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Dr. Clyde O. Anderson, 84, longtime local physician

Dr. Clyde O. Anderson, a physician here for about four decades, died Wednesday (March 2, 1994) at St. Anthony's Hospital. He was 84.

Stricken at home, he was pronounced dead in the emergency room of St. Anthony's, apparently of cardiac arrest, his family said Thursday. In recent years he had been a stroke and heart patient.

Specializing in cardiology and internal medicine, Dr. Anderson practiced here from 1933 to 1974, except for time away for military service during World War II.

He was a former chief of staff at St. Anthony's Hospital and served on the staffs of Bayfront Medical Center, Apollo Medical Center and Palms of Pasadena Hospital.

Since his retirement, he had devoted himself to Rotary, the University of Florida Foundation and the UF Alumni Association. During his career, he was president of the foundation and alumni association and chairman of the UF Medical School Advisory Committee.

Recognizing his work, UF gave him its first Significant Alumni Award and an honorary doctor of laws degree. He held an honorary membership in Florida Blue Key, a leadership fraternity.

A native of Wilkinsburg, Pa., he first came to Florida as a child, arriving in St. Petersburg in 1914 with his parents, Edna F. and Dr. James M. Anderson, who were winter visitors. The family settled in Sebring in 1925, but the younger Dr. Anderson later returned to St. Petersburg to open an office with his father.

With the country in the grip of the Great Depression, he and his father had picked a terrible time to go into medical practice in St. Petersburg.

The going rate for a house call at the time was $4. Sometimes he was lucky to get $1. Office calls were $3.

"If they couldn't afford to pay, I'd say forget it," the younger Dr. Anderson told a reporter in 1991. "Then they'd insist on paying something, maybe a turkey, a bunch of quail."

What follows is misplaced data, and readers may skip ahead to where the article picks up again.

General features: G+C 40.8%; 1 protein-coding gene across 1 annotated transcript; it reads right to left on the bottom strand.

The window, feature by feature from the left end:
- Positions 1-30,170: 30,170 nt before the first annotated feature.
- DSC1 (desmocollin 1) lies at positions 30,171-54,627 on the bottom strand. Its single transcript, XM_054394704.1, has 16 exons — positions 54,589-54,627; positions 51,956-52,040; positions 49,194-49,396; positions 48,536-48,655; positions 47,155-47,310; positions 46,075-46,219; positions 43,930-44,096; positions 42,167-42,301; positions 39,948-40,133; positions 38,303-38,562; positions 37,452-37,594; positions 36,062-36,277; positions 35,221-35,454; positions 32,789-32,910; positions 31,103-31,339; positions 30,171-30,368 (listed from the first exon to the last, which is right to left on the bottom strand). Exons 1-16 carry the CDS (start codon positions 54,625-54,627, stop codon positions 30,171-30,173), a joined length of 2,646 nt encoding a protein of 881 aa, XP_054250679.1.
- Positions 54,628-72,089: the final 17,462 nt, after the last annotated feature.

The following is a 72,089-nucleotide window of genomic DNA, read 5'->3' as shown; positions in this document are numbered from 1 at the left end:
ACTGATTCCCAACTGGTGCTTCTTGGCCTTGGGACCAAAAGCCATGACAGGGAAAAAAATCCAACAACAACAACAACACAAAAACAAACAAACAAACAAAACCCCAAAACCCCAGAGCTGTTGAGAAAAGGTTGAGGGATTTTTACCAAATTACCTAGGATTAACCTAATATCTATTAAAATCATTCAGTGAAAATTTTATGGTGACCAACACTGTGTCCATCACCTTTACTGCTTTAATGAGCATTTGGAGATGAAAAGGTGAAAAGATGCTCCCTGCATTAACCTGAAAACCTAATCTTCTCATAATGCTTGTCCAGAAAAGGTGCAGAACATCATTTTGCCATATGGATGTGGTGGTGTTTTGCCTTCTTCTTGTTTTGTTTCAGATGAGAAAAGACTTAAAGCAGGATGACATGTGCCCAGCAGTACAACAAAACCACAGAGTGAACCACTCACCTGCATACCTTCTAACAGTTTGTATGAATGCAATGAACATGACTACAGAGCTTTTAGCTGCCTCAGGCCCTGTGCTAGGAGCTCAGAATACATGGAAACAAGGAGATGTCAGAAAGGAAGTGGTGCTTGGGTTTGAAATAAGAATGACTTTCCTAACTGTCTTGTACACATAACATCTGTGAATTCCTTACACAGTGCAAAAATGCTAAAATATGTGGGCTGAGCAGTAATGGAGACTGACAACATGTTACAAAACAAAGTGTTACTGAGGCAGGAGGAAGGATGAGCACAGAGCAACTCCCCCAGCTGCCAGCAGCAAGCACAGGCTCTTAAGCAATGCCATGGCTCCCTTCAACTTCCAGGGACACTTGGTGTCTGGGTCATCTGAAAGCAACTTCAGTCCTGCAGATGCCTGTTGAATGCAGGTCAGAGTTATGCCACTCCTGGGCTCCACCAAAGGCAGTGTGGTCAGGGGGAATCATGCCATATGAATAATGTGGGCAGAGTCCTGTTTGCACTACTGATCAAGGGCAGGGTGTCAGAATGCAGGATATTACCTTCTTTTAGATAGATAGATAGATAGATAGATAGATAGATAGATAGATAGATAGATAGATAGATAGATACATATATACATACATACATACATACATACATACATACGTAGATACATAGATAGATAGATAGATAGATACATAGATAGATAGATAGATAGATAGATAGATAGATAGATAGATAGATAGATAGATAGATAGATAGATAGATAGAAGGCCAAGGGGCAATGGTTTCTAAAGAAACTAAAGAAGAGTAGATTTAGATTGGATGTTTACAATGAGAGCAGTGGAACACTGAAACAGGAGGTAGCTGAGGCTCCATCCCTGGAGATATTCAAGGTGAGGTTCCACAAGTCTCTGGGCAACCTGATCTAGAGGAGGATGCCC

Valedictorian of his class at Sebring High School, where he acquired letters in four sports, Clyde Oscar Anderson went on to study at the University of Florida. Because UF then lacked a medical school, he turned to Emory University in Atlanta for his degree in medicine. He did post-graduate work at the University of Michigan and Tulane University and interned at Tampa General Hospital.

For several years he practiced here with his father. In 1948 he teamed with a brother, Dr. George Anderson, also an internist, in offices at 176 Fourth Ave. NE. George Anderson died about seven years ago.

During World War II, Dr. Anderson served as a major in the Army Medical Corps.

A past president of the Pinellas County Medical Society, he belonged to the American Heart Association, American Society of Tropical Medicine and the American, Southern and Florida medical associations.

Dr. Anderson was a past president of the Squires Club, Saints and Sinners and Lakewood Country Club, and he was a member of the Quarterback Club, St. Petersburg Yacht Club and Egypt Shrine Temple.

Devoted to youth sports, he was a former chief physician for the St. Petersburg Little League and was in charge of athletic department physicals at St. Petersburg High School.

He was a past president of Goodwill Industries. A Rotarian since 1955, he was a past president of the local club and a past governor of Rotary District 696.

He was a member of Christ United Methodist Church.

Survivors include his wife of 58 years, Eileen M.; a son, Roy, St. Petersburg Beach; a daughter, Tamsen A. Williams, Tampa; six grandchildren; and six great-grandchildren.

Friends may call from noon to 2 p.m. Sunday at John S. Rhodes, East Chapel, 635 Fourth St. N. The funeral will be at 10 a.m. Monday at the funeral home. Burial will be at Memorial Park Cemetery.

_ Some information in this obituary came from a story by Jacquin Sanders and Betty Jean Miller in the Times.